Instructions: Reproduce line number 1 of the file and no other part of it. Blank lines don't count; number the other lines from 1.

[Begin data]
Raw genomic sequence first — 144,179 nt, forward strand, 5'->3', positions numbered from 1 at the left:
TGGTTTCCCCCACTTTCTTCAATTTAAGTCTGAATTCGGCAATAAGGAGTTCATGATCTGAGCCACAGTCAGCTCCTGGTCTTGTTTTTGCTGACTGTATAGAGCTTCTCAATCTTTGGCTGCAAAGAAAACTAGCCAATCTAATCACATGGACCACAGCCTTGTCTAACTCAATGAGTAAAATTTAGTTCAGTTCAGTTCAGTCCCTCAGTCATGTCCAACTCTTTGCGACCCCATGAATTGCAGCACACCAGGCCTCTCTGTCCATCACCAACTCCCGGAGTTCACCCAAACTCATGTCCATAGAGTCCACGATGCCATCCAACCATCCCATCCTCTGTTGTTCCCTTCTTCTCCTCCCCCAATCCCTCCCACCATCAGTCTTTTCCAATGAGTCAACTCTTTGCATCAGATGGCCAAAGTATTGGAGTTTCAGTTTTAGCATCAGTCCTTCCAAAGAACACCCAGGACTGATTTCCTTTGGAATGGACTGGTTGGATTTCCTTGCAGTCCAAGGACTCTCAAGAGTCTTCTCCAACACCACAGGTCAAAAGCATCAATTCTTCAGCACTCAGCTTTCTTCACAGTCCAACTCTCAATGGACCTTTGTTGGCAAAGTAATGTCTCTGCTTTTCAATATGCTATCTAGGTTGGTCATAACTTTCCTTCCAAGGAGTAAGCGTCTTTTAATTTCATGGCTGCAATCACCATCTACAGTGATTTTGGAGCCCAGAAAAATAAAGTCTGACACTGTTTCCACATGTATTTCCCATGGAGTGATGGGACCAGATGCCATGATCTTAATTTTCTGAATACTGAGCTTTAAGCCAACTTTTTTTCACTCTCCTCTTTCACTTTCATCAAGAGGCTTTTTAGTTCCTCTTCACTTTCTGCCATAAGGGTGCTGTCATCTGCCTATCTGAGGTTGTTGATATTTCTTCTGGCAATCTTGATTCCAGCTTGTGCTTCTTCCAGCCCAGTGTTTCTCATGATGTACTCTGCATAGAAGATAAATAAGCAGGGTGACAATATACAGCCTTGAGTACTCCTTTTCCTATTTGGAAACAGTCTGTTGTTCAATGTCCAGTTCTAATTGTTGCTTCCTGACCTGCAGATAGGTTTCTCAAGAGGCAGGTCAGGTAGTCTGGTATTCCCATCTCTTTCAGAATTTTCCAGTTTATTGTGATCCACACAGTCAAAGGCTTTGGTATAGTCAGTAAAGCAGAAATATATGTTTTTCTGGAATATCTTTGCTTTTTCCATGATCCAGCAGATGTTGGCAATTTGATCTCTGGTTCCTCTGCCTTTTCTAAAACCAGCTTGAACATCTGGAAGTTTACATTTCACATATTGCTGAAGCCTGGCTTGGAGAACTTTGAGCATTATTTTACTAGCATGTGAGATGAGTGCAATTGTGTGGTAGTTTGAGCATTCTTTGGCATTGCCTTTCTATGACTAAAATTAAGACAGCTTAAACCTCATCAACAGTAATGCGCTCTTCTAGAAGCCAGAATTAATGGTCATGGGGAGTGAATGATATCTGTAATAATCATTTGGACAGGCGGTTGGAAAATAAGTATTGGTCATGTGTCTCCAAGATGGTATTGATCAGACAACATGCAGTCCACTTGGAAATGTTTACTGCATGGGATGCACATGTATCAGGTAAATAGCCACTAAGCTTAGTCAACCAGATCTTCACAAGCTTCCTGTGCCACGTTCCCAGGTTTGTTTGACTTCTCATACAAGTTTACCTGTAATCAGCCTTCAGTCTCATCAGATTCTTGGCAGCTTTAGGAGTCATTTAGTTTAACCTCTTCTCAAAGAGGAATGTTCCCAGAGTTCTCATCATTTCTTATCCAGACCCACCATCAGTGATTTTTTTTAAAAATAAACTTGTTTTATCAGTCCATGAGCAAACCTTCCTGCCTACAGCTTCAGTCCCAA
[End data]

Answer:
Raw genomic sequence first — 144,179 nt, forward strand, 5'->3', positions numbered from 1 at the left: